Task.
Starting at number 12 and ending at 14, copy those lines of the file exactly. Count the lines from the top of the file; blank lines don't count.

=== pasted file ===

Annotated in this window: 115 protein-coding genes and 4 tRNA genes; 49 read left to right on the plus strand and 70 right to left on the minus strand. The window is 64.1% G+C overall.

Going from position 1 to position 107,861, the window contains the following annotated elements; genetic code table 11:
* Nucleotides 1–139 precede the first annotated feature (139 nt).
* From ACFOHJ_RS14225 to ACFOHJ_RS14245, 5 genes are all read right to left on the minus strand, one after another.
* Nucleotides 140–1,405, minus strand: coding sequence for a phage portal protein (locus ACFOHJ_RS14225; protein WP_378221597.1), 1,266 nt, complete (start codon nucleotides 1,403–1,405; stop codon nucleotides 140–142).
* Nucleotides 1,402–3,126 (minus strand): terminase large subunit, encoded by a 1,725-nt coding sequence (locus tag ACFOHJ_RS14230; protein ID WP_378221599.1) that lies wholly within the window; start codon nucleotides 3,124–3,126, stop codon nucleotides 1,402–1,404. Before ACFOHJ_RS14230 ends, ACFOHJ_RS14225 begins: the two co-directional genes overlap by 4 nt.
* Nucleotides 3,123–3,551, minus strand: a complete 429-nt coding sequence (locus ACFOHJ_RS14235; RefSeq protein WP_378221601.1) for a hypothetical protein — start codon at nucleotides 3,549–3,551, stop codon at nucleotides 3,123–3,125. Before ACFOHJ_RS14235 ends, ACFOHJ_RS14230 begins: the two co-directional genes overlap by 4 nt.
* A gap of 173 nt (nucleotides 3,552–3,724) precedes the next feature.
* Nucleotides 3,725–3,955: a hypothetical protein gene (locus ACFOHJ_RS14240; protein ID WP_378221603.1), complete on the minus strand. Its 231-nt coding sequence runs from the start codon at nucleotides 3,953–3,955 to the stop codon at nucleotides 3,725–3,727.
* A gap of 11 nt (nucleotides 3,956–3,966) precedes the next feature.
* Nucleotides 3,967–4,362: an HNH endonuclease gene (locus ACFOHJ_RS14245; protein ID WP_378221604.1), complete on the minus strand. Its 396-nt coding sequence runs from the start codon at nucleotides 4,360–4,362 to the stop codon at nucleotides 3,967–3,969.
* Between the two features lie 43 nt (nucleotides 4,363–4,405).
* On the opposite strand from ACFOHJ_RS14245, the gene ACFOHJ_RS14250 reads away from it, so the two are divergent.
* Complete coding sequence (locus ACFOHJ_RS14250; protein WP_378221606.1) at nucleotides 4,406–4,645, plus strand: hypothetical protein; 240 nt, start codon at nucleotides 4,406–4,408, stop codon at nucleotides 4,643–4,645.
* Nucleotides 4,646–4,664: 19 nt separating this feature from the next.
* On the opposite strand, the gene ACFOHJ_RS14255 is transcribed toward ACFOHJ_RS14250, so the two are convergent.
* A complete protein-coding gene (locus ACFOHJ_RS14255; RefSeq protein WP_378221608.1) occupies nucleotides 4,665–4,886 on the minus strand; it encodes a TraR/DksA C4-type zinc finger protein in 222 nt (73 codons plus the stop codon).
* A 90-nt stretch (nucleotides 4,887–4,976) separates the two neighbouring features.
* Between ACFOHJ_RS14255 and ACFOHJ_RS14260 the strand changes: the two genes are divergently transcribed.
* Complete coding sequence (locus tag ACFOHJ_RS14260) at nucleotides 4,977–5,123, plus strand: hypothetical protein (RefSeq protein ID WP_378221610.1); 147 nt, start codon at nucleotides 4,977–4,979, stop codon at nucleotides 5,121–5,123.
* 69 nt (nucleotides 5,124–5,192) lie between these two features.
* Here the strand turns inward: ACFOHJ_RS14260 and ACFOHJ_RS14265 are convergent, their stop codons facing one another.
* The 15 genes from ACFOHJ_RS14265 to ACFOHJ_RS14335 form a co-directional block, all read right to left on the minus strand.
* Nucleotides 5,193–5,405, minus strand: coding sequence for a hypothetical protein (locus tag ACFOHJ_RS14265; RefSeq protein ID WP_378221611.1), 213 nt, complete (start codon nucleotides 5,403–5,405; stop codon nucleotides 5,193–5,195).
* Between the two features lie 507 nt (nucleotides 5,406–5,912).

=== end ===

* Between the two features lie 43 nt (nucleotides 4,363–4,405).
* On the opposite strand from ACFOHJ_RS14245, the gene ACFOHJ_RS14250 reads away from it, so the two are divergent.
* Complete coding sequence (locus ACFOHJ_RS14250; protein WP_378221606.1) at nucleotides 4,406–4,645, plus strand: hypothetical protein; 240 nt, start codon at nucleotides 4,406–4,408, stop codon at nucleotides 4,643–4,645.